Openly conducts investigation into 'traumatising' conversion therapy

The LGBTQ+ news service Openly has published a major investigation into the horrors of conversion therapy.

Closeup of a distressed man sitting with his head in his hands in a dimly lit room

Content Warning: Contains descriptions of homophobia and conversion therapy.

Openly, which describes itself as “a global digital platform delivering fair, accurate and impartial LGBTQ+ news to a world that isn’t”, examines the human impact of these practices with its investigation.

The practice of conversion therapy, as defined by the Thomson Reuters Foundation, is “designed to try and change or suppress the sexual desire or gender identity of LGBTQ+ people”.

The investigative study delves into the harrowing tales of conversion therapy survivors from all around the world, confirming that this traumatising practice is still very much alive, often operating in the shadows.

Complete with heartbreaking video testimonials, we learn of a transwoman in Mexico who was convinced to cut off her own hair by a local pastor in an effort to obliterate her identity; a teenage lesbian in post-Soviet Georgia who was injected with hormones as a ‘cure’ for her sexual orientation; and a young Egyptian man who suffered trauma from invasive anal examinations at the hand of a famous doctor.

These are just three survivors of thousands more who have undergone this horrific treatment which is only outlawed in a handful of countries. Ireland, regrettably, has not yet made that list.

The Openly investigation conducted interviews not only with the survivors of this homophobia-fuelled practice but also with the practitioners themselves where possible.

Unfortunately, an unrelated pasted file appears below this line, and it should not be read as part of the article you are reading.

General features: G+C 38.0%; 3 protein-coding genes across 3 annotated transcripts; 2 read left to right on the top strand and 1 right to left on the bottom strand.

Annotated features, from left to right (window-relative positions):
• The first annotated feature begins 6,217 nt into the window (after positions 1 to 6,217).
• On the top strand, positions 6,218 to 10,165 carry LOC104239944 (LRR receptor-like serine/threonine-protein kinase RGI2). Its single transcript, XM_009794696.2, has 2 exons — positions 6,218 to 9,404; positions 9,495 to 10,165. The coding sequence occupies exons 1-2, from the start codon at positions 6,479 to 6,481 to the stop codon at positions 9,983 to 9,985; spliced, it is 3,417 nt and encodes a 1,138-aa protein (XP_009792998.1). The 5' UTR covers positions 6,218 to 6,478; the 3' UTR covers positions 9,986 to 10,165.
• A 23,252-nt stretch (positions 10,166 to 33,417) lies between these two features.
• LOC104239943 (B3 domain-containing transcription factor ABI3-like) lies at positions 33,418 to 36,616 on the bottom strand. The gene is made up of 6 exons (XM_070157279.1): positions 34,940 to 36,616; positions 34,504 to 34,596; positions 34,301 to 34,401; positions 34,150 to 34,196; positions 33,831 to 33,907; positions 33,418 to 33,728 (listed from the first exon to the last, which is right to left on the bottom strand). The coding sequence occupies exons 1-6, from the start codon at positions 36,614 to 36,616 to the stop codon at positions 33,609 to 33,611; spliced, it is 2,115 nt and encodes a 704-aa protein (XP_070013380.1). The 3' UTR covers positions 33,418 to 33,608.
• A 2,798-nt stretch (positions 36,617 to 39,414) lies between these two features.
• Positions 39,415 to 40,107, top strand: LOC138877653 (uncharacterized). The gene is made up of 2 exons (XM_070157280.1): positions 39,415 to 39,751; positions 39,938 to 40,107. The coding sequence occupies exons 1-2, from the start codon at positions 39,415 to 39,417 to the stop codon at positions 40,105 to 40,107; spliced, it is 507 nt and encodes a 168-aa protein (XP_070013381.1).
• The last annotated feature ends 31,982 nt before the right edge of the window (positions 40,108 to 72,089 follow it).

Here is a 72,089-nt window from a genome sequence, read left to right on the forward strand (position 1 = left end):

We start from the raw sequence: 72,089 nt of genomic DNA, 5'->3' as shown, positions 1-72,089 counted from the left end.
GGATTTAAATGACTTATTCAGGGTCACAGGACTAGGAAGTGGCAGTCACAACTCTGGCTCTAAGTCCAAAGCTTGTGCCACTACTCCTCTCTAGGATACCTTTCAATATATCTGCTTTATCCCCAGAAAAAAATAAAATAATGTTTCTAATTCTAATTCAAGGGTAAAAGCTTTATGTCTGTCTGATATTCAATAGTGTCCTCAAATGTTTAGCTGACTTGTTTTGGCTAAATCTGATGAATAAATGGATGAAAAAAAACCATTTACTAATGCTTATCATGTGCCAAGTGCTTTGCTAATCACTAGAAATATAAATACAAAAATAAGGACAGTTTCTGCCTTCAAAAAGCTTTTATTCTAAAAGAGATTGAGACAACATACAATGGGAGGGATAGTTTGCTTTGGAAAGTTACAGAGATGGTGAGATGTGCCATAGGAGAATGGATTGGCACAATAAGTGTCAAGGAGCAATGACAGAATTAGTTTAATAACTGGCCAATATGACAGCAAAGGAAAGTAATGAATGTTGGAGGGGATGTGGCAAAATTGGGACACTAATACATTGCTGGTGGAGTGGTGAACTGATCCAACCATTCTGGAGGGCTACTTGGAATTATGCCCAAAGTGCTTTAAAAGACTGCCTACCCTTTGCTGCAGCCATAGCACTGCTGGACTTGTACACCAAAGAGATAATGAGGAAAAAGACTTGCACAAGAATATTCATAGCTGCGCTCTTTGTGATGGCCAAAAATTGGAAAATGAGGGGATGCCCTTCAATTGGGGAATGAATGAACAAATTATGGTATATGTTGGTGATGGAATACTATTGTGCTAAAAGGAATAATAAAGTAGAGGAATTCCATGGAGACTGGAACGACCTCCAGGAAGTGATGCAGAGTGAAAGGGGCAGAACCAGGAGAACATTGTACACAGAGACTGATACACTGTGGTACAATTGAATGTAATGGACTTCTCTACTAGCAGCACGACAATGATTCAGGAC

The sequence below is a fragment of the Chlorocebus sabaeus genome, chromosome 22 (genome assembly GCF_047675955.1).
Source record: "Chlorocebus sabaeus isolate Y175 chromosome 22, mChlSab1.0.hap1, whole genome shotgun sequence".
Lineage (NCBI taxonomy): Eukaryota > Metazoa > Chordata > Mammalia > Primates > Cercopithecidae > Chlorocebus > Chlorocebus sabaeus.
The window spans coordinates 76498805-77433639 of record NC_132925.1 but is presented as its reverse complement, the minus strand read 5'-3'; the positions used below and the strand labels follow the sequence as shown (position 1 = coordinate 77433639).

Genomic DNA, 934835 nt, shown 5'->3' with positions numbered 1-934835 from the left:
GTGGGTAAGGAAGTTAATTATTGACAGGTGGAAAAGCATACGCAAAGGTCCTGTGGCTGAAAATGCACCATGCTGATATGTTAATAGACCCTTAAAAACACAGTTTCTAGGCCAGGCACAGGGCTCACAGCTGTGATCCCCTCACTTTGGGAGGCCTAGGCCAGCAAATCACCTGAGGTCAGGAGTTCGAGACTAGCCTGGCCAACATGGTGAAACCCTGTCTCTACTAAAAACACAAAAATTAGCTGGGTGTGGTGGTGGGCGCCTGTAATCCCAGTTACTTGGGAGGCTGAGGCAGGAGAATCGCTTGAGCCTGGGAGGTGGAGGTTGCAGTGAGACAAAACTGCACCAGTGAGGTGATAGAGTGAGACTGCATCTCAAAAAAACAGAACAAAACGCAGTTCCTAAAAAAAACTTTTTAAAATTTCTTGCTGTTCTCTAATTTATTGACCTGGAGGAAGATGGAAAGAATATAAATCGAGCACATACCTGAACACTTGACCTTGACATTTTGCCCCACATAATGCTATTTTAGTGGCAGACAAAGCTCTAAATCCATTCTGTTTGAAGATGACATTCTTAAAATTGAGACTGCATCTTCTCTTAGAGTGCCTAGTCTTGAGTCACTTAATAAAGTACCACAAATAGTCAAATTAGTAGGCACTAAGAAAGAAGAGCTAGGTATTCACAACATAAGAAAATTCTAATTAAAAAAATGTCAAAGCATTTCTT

Heba Kotb is the famous Egyptian doctor specialising in sexual medicine mentioned above. She deals specifically with gay men, and her treatment still gives nightmares to her former patient, Taha Metwally.

Metawally, who moved from Egypt to Paris, France, and is now an LGBTQ+ activist, received an unexplained anal examination by Kotb during his second session with her.

He said “She took something without speaking with me about my consent. I’m very angry with her.”

“I have a 100% cure rate,” Kotb declared. “I have treated no less than 3,000 cases of gays, all over the Arab world.”

Of her patients and her practice, she said, “They need to want it, to have decided to do it and to know they will have a hard time. The main line of treatment is to replace the programming of this person, who is leaning towards same-sex attraction. We remove this and replace it with heterosexual attraction.”

We spoke with Steve Jacques, an NXF board member, who is a survivor of conversion therapy in Ireland. He said:

“It’s an important issue for me because I have direct experience of this. I have experienced efforts to change my sexual orientation from exorcism experiences to group and individual therapy, 12-step programmes to residential retreats! The experiences were harmful and can have serious negative consequences on one’s mental health and self-esteem.”

Jacques goes on to say, “All it does is reinforce shame and encourage repression. Conversion therapy is rooted in belief systems that say that LGBTQ+ people are disorientated or sick and therefore need curing. It should be banned because it is abusive and serves no positive purpose.”

Research by the Thomson Reuters Foundation found that conversion therapy bans have been proposed in at least 13 countries and bills are working their way through parliaments.

Details of the full Openly investigation can be found here.

Reporter: Rachel Savage
Additional reporting: Umberto Bacchi, Christine Murray, Megan Davies, Kim Harrisberg, Maya Gebeily, and Enrique Anarte
Text editing: Lyndsay Griffiths and Hugo Greenhalgh
Video editing: Morgane Mounier
Videography: Kyle Laurin, Calypso Logel, Cinthya Chavez, Teona Chakvetadze
Graphics: Nura Ali
Producer: Amber Milne

If you have been affected by this story or are looking to reach out to someone for support or advice or just to talk, there are numerous services available for LGBTQ+ people, listed below, and many offer instant messaging support.

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